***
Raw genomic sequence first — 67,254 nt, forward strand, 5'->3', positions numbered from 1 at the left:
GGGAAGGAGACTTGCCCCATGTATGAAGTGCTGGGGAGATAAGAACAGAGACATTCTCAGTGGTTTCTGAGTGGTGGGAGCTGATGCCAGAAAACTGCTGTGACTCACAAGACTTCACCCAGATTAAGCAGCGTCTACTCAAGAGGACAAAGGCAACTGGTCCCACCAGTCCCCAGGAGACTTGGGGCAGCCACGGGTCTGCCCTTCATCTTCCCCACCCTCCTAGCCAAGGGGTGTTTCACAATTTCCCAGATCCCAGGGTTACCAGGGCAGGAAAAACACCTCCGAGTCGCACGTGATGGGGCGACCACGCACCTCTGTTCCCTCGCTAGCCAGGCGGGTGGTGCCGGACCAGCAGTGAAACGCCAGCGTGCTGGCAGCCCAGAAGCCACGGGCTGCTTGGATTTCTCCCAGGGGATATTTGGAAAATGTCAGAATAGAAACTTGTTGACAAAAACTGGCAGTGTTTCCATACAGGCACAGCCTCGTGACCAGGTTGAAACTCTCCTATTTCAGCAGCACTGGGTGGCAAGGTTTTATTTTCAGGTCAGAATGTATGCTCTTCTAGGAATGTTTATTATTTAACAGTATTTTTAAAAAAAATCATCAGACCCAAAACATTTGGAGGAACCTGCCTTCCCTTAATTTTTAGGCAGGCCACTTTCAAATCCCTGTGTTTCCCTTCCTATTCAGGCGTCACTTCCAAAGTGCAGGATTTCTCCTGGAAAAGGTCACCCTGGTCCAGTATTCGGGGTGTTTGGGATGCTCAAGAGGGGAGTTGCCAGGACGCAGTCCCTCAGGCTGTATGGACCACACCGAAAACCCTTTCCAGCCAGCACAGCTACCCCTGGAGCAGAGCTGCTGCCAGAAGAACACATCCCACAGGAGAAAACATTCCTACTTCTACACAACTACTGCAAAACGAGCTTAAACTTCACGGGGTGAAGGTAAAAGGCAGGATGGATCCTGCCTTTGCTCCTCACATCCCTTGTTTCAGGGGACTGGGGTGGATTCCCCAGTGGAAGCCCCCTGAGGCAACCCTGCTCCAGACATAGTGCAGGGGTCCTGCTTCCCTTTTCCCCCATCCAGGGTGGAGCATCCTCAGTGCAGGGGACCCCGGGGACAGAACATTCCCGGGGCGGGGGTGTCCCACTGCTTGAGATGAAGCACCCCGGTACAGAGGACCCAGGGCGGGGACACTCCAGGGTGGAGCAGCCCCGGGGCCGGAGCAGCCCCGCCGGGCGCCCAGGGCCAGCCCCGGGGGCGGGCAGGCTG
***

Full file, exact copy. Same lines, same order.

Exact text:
Raw genomic sequence first — 67,254 nt, forward strand, 5'->3', positions numbered from 1 at the left:
GGGAAGGAGACTTGCCCCATGTATGAAGTGCTGGGGAGATAAGAACAGAGACATTCTCAGTGGTTTCTGAGTGGTGGGAGCTGATGCCAGAAAACTGCTGTGACTCACAAGACTTCACCCAGATTAAGCAGCGTCTACTCAAGAGGACAAAGGCAACTGGTCCCACCAGTCCCCAGGAGACTTGGGGCAGCCACGGGTCTGCCCTTCATCTTCCCCACCCTCCTAGCCAAGGGGTGTTTCACAATTTCCCAGATCCCAGGGTTACCAGGGCAGGAAAAACACCTCCGAGTCGCACGTGATGGGGCGACCACGCACCTCTGTTCCCTCGCTAGCCAGGCGGGTGGTGCCGGACCAGCAGTGAAACGCCAGCGTGCTGGCAGCCCAGAAGCCACGGGCTGCTTGGATTTCTCCCAGGGGATATTTGGAAAATGTCAGAATAGAAACTTGTTGACAAAAACTGGCAGTGTTTCCATACAGGCACAGCCTCGTGACCAGGTTGAAACTCTCCTATTTCAGCAGCACTGGGTGGCAAGGTTTTATTTTCAGGTCAGAATGTATGCTCTTCTAGGAATGTTTATTATTTAACAGTATTTTTAAAAAAAATCATCAGACCCAAAACATTTGGAGGAACCTGCCTTCCCTTAATTTTTAGGCAGGCCACTTTCAAATCCCTGTGTTTCCCTTCCTATTCAGGCGTCACTTCCAAAGTGCAGGATTTCTCCTGGAAAAGGTCACCCTGGTCCAGTATTCGGGGTGTTTGGGATGCTCAAGAGGGGAGTTGCCAGGACGCAGTCCCTCAGGCTGTATGGACCACACCGAAAACCCTTTCCAGCCAGCACAGCTACCCCTGGAGCAGAGCTGCTGCCAGAAGAACACATCCCACAGGAGAAAACATTCCTACTTCTACACAACTACTGCAAAACGAGCTTAAACTTCACGGGGTGAAGGTAAAAGGCAGGATGGATCCTGCCTTTGCTCCTCACATCCCTTGTTTCAGGGGACTGGGGTGGATTCCCCAGTGGAAGCCCCCTGAGGCAACCCTGCTCCAGACATAGTGCAGGGGTCCTGCTTCCCTTTTCCCCCATCCAGGGTGGAGCATCCTCAGTGCAGGGGACCCCGGGGACAGAACATTCCCGGGGCGGGGGTGTCCCACTGCTTGAGATGAAGCACCCCGGTACAGAGGACCCAGGGCGGGGACACTCCAGGGTGGAGCAGCCCCGGGGCCGGAGCAGCCCCGCCGGGCGCCCAGGGCCAGCCCCGGGGGCGGGCAGGCTG